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FOUR members of Parliament representing the two major political parties have attributed their victory in the December 29 general election to the principles and tenets they have been taught as Rotarians.

Returning Jamaica Labour Party (JLP) MP for North East St Catherine Gregory Mair and newly elected People's National Party (PNP) MPs Andre Hylton (Eastern St Andrew), Dr Winston Green (South East St Mary) and Damian Crawford (East Rural St Andrew) say they all applied Rotary's four-way test to their political lives, and which guided them during the recent election campaign.

The test ask Rotarians four questions: Is it the truth? Is it fair to all concerned? Will it build goodwill and better friendships? Will it be beneficial to all concerned?

Dr Green said he thanked the Rotary Club for the principles and tenets instilled in him. "I took those in my three years as caretaker for the constituency and throughout the campaign and I intend to keep them throughout the period as MP," Green said.

Pointing to how this has made him a better parliamentarian, Green cited an incident where his supporters were demanding jobs which were contracted to others under the previous administration.

"It was just yesterday (Wednesday) I was out in the road and some work was going on and there was some PNP supporters who were saying 'it is our time now and we must have some work', and I had to apply the four-way creed," Green told a meeting of the Rotary Club of Kingston yesterday.

He added: "I remembered that the work was started before the change of government and I had to ask myself is it the truth, is it fair to all concerned when I look at persons working on the thing. Will it bring goodwill and better friendships? Will it be beneficial to all concerns meaning the country we live in? And I had to say to supporters you need to go home and allow the people to finish their work," Green said.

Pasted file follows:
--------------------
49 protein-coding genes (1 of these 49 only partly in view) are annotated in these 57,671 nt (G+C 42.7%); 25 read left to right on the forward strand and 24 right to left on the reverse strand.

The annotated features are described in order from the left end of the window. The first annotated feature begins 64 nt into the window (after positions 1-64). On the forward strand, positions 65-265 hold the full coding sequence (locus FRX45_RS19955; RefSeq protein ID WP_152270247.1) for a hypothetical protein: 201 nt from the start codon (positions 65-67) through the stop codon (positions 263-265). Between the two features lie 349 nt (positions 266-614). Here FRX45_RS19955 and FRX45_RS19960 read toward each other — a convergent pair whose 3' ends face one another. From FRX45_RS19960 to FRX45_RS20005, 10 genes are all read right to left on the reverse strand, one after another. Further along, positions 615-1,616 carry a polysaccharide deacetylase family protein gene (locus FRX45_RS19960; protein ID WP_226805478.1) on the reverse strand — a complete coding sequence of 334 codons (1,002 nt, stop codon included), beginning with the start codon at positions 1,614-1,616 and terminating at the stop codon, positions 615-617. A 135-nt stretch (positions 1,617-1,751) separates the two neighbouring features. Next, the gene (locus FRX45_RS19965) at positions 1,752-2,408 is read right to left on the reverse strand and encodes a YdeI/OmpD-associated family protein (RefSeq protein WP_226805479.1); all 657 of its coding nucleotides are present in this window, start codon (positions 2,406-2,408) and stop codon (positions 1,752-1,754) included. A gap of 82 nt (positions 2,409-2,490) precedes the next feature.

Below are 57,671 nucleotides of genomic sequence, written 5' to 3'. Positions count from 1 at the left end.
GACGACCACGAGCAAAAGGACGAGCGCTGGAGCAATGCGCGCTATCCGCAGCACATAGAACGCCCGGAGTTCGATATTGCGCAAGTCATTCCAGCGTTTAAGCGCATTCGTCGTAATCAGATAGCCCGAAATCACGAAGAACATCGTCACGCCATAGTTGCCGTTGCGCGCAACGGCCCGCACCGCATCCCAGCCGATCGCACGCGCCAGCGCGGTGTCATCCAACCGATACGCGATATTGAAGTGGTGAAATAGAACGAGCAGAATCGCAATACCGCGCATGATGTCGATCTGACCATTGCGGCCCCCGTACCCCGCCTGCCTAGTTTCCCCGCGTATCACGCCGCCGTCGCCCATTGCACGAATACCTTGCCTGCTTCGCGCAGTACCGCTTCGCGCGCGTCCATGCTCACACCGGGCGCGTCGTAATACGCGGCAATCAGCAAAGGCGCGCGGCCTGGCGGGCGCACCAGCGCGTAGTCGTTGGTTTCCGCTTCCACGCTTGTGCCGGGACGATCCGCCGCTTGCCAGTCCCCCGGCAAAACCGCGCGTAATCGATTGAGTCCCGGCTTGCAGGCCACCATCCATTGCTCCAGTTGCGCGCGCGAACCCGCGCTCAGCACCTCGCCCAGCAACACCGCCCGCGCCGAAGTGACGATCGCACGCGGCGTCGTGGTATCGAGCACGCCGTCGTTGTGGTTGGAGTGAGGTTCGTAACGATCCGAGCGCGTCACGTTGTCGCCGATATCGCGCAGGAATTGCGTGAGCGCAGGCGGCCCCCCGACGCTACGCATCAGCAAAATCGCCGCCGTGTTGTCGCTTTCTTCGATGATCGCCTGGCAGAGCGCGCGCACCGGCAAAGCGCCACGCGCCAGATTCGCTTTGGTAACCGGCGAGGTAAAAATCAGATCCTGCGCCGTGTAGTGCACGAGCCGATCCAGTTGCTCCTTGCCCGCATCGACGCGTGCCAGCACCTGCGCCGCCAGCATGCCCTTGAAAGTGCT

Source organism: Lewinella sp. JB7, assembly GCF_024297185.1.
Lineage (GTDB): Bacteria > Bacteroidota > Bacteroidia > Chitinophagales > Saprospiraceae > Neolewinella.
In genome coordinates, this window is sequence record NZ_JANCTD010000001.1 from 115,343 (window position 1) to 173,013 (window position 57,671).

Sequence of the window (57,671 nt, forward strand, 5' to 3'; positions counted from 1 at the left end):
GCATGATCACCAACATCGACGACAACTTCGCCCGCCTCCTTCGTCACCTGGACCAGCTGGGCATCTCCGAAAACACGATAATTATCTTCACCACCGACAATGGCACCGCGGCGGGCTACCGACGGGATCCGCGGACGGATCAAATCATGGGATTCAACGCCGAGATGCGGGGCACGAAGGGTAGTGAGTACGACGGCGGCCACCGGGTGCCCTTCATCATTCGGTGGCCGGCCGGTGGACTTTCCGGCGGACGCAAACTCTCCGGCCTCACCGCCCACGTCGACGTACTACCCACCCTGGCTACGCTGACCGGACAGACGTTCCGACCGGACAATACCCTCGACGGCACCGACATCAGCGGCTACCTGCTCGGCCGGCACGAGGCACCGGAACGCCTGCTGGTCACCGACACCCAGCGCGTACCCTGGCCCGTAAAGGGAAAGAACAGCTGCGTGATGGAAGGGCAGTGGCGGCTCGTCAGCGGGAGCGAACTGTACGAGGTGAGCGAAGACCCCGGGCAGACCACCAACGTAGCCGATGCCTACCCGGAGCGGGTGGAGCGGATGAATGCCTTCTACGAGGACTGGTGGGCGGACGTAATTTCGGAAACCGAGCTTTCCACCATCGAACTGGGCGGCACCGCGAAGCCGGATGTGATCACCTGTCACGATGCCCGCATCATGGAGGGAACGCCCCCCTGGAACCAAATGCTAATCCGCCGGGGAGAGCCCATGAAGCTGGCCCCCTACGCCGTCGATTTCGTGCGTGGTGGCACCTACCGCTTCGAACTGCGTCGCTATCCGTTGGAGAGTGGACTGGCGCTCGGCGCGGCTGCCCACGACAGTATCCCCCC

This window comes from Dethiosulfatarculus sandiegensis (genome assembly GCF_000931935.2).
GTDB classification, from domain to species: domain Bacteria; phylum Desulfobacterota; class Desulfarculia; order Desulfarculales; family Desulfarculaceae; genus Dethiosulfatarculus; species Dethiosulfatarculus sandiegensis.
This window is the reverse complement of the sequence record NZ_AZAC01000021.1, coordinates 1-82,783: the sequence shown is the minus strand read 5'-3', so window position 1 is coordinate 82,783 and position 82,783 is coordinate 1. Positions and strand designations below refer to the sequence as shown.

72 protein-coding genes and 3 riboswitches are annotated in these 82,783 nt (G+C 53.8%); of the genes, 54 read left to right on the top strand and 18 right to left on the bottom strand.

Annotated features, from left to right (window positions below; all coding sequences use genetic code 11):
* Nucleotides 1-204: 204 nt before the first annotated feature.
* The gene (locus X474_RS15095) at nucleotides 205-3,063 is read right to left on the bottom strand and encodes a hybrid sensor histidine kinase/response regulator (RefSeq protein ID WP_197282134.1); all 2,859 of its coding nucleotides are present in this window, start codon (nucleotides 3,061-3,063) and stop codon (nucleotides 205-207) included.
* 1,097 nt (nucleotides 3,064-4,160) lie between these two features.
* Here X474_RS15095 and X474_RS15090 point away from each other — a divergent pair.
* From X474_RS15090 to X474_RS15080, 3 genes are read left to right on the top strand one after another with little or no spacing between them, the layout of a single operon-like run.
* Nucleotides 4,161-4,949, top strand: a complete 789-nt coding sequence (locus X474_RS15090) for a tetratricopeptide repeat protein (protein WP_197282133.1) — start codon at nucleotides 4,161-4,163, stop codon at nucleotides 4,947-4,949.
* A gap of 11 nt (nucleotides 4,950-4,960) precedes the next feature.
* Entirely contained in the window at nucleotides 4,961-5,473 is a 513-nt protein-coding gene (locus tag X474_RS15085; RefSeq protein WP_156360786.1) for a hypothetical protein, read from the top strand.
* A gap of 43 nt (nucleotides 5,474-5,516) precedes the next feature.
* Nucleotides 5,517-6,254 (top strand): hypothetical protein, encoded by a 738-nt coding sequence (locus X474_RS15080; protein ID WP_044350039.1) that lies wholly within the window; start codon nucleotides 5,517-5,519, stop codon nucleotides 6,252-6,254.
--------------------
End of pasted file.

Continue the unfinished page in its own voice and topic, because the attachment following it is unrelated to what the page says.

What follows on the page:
The first-time MP said as long as he and his colleagues apply these tenets and principles to their lives they will see their way through.

Meanwhile, Mair said he felt extremely privileged to be a Rotarian in Parliament, but even more so to represent the people of North East St Catherine who have returned him to Parliament for a third consecutive time, one of them being a by-election.

"Rotary is service above self and the highest form of representation is representational politics," Mair said. He said, however, that within the context of politics, it is extremely challenging.

Mair said one of the greatest challenge just now is the retreat of the Jamaican people from participating in the political process, especially in light of the 52 per cent turnout in the December 29 general election. "I think it is extremely dangerous and I think we could lose the validity of our democratic system," Mair said.

In the meantime, Hylton, who is an assistant Rotary governor, said being a Rotarian has helped him in bringing a non-tribal approach to politics. "What I have brought to Eastern St Andrew and the People's National Party is a non-tribal approach to politics and so I have never seen a person and call them JLP or PNP," he said.

On the campaign trail Hylton said he never saw people for their political affiliation but treated everyone as a prospective voter.

He cited an example of the demonstration by residents of his constituency for the removal of their former MP Dr St Aubyn Bartlett of the JLP. "A demonstrator say 'the PNP man come look fi me when me pickney dead and dey dey fi me'," Hylton said, adding "I didn't even know she was a Labourite."

He said he has constantly reminded his constituents that he is not the PNP MP but the people's MP. "... So Rotary has helped me a lot in my advancement as a politician and I believe the four-way test was part of my campaign because at any point I would have told people the truth," he said.

One such truth, Hylton said, was that he made it clear that he would not be buying any votes."In an inner-city area one man call him friend and say that man Hylton ah go win de seat and no drop no money you know because he was expecting money but I told him the truth," he said.

Damian Crawford, a former group study exchange Rotary student, also lauded the principles of the Rotary. He said what will keep him in power is the concept of caring for all concerns. "...So I want to be that kind of MP who will improve the lives of people and my focus is on empowerment through education," said Crawford.

Crawford, too, said he was also grateful for the exposure Rotary has given to him through a trip to Australia to observe their tourism industry.

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